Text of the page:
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Press Release

juillet 10, 2014
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COBRA, consortium of European industrials and scientists, has been initiated to study new manufacturing methods and coating concepts for metal bipolar plates and demonstrate their interest for Fuel cell systems in real life conditions.

Metallic bipolar plates flow fields

Fig 1: Metallic bipolar plates flow fields

The bipolar plate is presently, by weight, volume and cost, one of the most significant components of a fuel cell stack. Bipolar plates can be made from various materials with the most common ones being graphite, metal, carbon/carbon and carbon/polymer composites.
However, from the automotive OEM’s point of view, two main targets are mandatory for the vitality of the fuel cell vehicle market: fuel cell stack and system compactness (<2kW/kg and <2kW/L) and fuel cell system cost (<50€/kW for 500000 fuel cell systems per year).
The only way to reach these targets is to use metallic bipolar plate for automotive fuel cell stacks and most of the automotive OEM’s have already chosen this technological option. The higher strength of metallic bipolar plates allows for higher power density stacks, which is desirable especially for transportation applications. Furthermore, metallic plates have a low thermal mass and high thermal conductivity, which is particularly beneficial for efficient cooling and rapid start-up. However, while metallic plate can have excellent electrical bulk conductivity and be produced via inexpensive manufacturing methods, a major drawback is often the need for a corrosion resistant conductive coating: any manufacturing technologies and new coating for bipolar plates should be consistent with the objective cost targets.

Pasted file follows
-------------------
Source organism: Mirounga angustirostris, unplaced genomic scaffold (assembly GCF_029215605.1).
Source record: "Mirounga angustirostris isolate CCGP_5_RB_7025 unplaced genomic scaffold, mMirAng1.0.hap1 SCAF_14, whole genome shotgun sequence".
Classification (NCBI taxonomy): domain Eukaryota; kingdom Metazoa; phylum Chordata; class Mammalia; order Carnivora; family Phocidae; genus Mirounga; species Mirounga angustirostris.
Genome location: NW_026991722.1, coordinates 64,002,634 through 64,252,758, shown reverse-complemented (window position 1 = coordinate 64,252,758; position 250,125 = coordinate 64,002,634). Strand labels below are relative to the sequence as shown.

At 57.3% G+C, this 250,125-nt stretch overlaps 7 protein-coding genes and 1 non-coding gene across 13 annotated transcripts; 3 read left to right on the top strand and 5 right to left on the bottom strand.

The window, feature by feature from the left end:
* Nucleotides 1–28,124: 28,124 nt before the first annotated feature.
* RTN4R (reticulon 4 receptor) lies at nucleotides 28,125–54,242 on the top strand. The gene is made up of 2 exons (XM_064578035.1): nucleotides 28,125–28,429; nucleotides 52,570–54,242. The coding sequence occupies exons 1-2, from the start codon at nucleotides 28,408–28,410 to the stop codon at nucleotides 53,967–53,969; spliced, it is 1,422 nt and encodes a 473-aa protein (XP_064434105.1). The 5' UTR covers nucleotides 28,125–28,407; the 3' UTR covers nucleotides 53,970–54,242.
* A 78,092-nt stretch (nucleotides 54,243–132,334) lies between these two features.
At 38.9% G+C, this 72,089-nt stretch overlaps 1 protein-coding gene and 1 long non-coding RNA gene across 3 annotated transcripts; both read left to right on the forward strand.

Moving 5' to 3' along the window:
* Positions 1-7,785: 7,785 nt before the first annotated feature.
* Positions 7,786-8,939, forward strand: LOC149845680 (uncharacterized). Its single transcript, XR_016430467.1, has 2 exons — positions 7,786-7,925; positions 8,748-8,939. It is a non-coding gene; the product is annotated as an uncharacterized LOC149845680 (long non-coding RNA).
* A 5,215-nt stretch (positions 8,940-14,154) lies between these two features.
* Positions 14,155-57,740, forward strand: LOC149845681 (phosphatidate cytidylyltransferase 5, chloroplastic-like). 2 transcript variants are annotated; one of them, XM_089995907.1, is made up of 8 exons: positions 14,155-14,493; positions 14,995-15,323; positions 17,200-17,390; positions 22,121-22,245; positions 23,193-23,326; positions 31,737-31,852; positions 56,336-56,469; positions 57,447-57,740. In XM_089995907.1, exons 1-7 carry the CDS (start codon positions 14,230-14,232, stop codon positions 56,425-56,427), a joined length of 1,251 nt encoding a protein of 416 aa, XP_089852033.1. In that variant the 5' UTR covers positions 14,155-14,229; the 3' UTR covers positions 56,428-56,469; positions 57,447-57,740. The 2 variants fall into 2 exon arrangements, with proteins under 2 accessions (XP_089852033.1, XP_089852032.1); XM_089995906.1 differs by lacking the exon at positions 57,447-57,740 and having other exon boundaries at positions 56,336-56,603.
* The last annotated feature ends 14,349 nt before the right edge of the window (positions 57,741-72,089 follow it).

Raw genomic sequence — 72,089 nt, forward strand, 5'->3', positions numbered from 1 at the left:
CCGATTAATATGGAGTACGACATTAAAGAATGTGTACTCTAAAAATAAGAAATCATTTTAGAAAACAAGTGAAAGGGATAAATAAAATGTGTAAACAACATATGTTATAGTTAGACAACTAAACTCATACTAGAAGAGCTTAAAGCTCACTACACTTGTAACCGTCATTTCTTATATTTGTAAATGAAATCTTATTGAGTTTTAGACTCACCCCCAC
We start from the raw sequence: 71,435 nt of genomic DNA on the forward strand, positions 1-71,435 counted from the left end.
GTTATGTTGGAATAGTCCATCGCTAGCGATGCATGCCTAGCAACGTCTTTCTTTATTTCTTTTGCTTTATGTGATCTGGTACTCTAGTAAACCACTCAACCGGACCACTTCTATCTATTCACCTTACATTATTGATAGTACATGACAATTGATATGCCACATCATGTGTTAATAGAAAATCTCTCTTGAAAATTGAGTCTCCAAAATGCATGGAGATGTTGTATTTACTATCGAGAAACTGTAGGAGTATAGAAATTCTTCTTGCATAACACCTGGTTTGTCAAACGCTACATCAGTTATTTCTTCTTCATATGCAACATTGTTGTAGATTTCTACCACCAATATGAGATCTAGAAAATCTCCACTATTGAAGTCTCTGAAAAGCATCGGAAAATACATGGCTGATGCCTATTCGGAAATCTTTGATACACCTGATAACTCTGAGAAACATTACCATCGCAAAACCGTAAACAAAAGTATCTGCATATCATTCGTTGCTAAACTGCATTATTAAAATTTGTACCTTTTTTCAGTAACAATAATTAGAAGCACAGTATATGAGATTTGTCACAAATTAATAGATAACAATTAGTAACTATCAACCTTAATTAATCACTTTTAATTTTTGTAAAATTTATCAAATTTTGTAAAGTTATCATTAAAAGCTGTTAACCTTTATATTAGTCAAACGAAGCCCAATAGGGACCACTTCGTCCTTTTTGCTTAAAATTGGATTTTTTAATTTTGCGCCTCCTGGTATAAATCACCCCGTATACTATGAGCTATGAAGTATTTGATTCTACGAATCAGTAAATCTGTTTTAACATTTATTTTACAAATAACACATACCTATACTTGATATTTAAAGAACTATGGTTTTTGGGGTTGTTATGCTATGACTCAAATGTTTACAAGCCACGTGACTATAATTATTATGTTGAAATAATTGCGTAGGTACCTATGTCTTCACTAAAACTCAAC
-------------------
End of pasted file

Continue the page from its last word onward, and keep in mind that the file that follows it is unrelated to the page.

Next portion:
The project is supported by the 7th Framework Programme of the European Commission in the context of the Fuel Cells and Hydrogen Joint Undertaking (FCH JU) public private partnership. It has a budget of €3.8 million over 3 years and the consortium comprises the following 6 organizations:

  1. Commissariat à l’énergie atomique et aux energies alternatives (CEA), France (Co-ordinator)
  2. Borit NV, Belgium
  3. Impact Coatings AB, Sweden
  4. SymbioFCell SA (SFC), France
  5. IK4-CIDETEC, Spain
  6. Institut National des Sciences Appliquées de Lyon (INSA), France

 

The COBRA proposal represents a mature approach towards reaching the technical and commercial
targets of bipolar plates for automotive stack development based on the 2013 AIP targets. The COBRA
project is providing the following specific benefits:

  • Bipolar plate specifications based on agreed OEM system requirements;
  • Performance and durability compatible with the stringent requirements of the automotive industry;
  • Post-mortem studies, phenomena modeling and ageing simulation will be conducted;
  • Development is tested in operating conditions and verified in detail on component, cell, and stack level by highly skilled research institutes and industrial partners;
  • Marine and Automotive conditions will be tested on-field with operating fuel cell systems.

 

SymbioFC electrical vehicle Fuel cell range extender

Fig 2: SymbioFC electrical vehicle Fuel cell range extender

Zero CO2 sail boat operated by CEA

Fig 3: Zero CO2 sail boat operated by CEA

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The ultimate target of the COBRA project is the establishment of a European response to the global technology progress by providing competitive bipolar plates that can be accessed and shared by several OEM’s for their individual system integration work and mobility platforms. COBRA will moreover benchmark innovative processes and component solutions to further reduce bipolar plate and stack cost.
The technical development work will be accompanied by a detailed cost analysis using tools established for the industry involved in mobility.